MILWAUKEE -- Six days after leaving a game with discomfort in his left leg, Jose Tabata continues to deal with the issue on a daily basis. The outfielder, who has become a catalyst atop the lineup, hasn't missed a game -- but neither has manager Clint Hurdle missed any chances to hold his breath when Tabata is on the move.

"The tightness kinda comes and goes -- and is not gone. We're keeping a pulse on it, inning by inning," Hurdle said. "We're trying to get the kid to play through an injury."

The Pirates don't have a spare experienced outfielder. Since the release of Nate McLouth, the fourth outfielder is Gorkys Hernandez, a defensive specialist whose big league experience consists of 10 plate appearances. Beyond the mere limitations of the roster, Tabata can be a game-changing talent, as he showed in Friday night's opener of the series at Miller Park.

In the 8-2 win over the Brewers, Tabata went 2-for-3 with a stolen base and a three-run double.

"I thought he ramped his game up from the start," Hurdle said of the 23-year-old. "He adds another dynamic when he plays at that level."

Tabata has his critics. But those who have recently questioned his effort on the field are probably unaware that he has been consciously trying to avoid aggravating the left-leg injury. Hurdle's own curiosity was recently raised when Tabata took six seconds to run to first on a routine grounder.

"That tweaks me a little bit," the manager said. "But he told me that coming out of the box it felt a little tight, and he didn't want to push it. He said, 'You asked me to give you what I can, when I can give it. I promise you that's what I'll do.' He's being challenged."

Since Tabata moved into the leadoff spot on May 3, the Pirates are 16-11 heading into Saturday night's game against the Brewers.

Karstens to make another rehab start

MILWAUKEE -- Jeff Karstens hit all his marks in his third rehab start with Triple-A Indianapolis on Friday against Syracuse. Still, he will stay in the Indians' rotation -- and Brad Lincoln will get some traction as a starter with the Pirates.

Karstens put in his five innings and went two pitches over his target of 80, walking one and striking out six. He did give up six runs, only two of which were earned. After rejoining the Brewers in Milwaukee, he reported having optimally thrown all his pitches, with the exception of the slider.

The righty, who is returning from inflammation in the shoulder, has already been scheduled to make one more rehab start with Indianapolis, on Wednesday in Pawtucket, where he'll try to step up to 100 pitches.

That pencils Lincoln in for another turn following his Tuesday start in Cincinnati.

"Karstens said his fastball command was good. The change and the curve were good. So he'll try to ramp up to 100 pitches on [Wednesday]," manager Clint Hurdle said.

Hurdle has already said he would not let the schedule influence the timetable for Karstens' return. Yet, if Karstens were to return after his next rehab outing and make his comeback start on regular rest, it would come against the Baltimore Orioles as the second round of Interleague Play kicks off. Last season, Karstens won all three of his decisions against American League competition, with a 2.36 ERA in four starts.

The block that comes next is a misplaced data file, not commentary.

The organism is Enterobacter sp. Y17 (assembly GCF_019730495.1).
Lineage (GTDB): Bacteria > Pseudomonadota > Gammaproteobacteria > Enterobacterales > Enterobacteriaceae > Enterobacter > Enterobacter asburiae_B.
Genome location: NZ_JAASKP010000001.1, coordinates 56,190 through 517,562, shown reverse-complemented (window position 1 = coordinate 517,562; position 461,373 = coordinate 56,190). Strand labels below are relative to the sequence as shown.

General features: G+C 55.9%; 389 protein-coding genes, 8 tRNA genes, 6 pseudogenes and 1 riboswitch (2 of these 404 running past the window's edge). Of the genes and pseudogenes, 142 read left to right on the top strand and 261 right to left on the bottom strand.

The Last Word

"Who knows where they are ... that's not as important to me as where we are."
-- Bucs manager Clint Hurdle, on the Brewers' and his team's relative struggles to overcome the early-season problems posed by some underachieving players.

Worth noting

• Let the record show that the last runs driven in against Johan Santana -- back on May 21, two shutouts (one a no-hitter) ago -- were by Michael McKenry, whose seventh-inning two-run homer that night sparked the Pirates to a comeback 5-4 win over the Mets.

"I hope he keeps pitching great and saves that note longer," said McKenry, adding, "I'm happy for him. It's nice to see one of the good guys accomplish something like that."

• When the Cubs' James Russell picked up his first career save last week, he joined dad Jeff in a rare club that also includes Jason Grilli and his father, Steve: father-son combinations each with saves in Major League history. Steve Grilli earned three saves in 36 appearances with the 1976 Tigers. The two other combos are Julio and Jaime Navarro, and Pedro Borbon Senior and Junior.

• The Bucs' Friday night win was their fourth straight in a series-opening game -- after they had dropped 11 of their first 14 series openers.

• Garrett Jones batted second Saturday night, the first time he'd been listed in that slot this season. However, Jones was frequently used as the No. 2 hitter last season, and had his best success there, hitting .286 in 28 games.

• Matt Hague (1-for-4) maintained his streak of hitting in every game since his recall from Indianapolis, now eight games long.